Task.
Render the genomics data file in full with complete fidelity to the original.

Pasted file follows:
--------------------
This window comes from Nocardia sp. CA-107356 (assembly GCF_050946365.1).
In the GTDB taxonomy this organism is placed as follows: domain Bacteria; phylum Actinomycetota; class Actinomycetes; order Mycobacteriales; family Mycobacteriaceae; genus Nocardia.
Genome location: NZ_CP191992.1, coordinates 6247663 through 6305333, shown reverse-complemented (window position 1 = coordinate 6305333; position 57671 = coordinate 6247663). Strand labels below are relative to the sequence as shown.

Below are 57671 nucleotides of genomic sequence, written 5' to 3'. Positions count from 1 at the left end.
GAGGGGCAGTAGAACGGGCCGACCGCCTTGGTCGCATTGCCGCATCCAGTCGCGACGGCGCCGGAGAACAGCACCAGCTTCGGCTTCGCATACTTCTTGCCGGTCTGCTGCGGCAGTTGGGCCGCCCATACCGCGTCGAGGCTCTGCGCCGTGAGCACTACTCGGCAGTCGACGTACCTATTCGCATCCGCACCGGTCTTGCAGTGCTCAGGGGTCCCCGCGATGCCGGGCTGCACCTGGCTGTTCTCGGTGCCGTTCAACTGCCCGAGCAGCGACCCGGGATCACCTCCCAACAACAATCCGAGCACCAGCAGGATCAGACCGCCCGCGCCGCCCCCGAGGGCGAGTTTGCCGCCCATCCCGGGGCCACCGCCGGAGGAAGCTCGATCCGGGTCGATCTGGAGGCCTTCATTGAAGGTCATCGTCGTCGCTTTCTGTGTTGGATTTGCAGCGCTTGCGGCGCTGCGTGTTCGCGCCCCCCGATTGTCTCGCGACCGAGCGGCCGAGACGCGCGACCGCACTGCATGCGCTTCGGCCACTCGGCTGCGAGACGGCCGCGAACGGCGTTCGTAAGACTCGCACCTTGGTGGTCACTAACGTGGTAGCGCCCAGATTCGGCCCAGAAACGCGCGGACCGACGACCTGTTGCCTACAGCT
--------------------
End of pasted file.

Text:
This window comes from Nocardia sp. CA-107356 (assembly GCF_050946365.1).
In the GTDB taxonomy this organism is placed as follows: domain Bacteria; phylum Actinomycetota; class Actinomycetes; order Mycobacteriales; family Mycobacteriaceae; genus Nocardia.
Genome location: NZ_CP191992.1, coordinates 6247663 through 6305333, shown reverse-complemented (window position 1 = coordinate 6305333; position 57671 = coordinate 6247663). Strand labels below are relative to the sequence as shown.

Below are 57671 nucleotides of genomic sequence, written 5' to 3'. Positions count from 1 at the left end.
GAGGGGCAGTAGAACGGGCCGACCGCCTTGGTCGCATTGCCGCATCCAGTCGCGACGGCGCCGGAGAACAGCACCAGCTTCGGCTTCGCATACTTCTTGCCGGTCTGCTGCGGCAGTTGGGCCGCCCATACCGCGTCGAGGCTCTGCGCCGTGAGCACTACTCGGCAGTCGACGTACCTATTCGCATCCGCACCGGTCTTGCAGTGCTCAGGGGTCCCCGCGATGCCGGGCTGCACCTGGCTGTTCTCGGTGCCGTTCAACTGCCCGAGCAGCGACCCGGGATCACCTCCCAACAACAATCCGAGCACCAGCAGGATCAGACCGCCCGCGCCGCCCCCGAGGGCGAGTTTGCCGCCCATCCCGGGGCCACCGCCGGAGGAAGCTCGATCCGGGTCGATCTGGAGGCCTTCATTGAAGGTCATCGTCGTCGCTTTCTGTGTTGGATTTGCAGCGCTTGCGGCGCTGCGTGTTCGCGCCCCCCGATTGTCTCGCGACCGAGCGGCCGAGACGCGCGACCGCACTGCATGCGCTTCGGCCACTCGGCTGCGAGACGGCCGCGAACGGCGTTCGTAAGACTCGCACCTTGGTGGTCACTAACGTGGTAGCGCCCAGATTCGGCCCAGAAACGCGCGGACCGACGACCTGTTGCCTACAGCT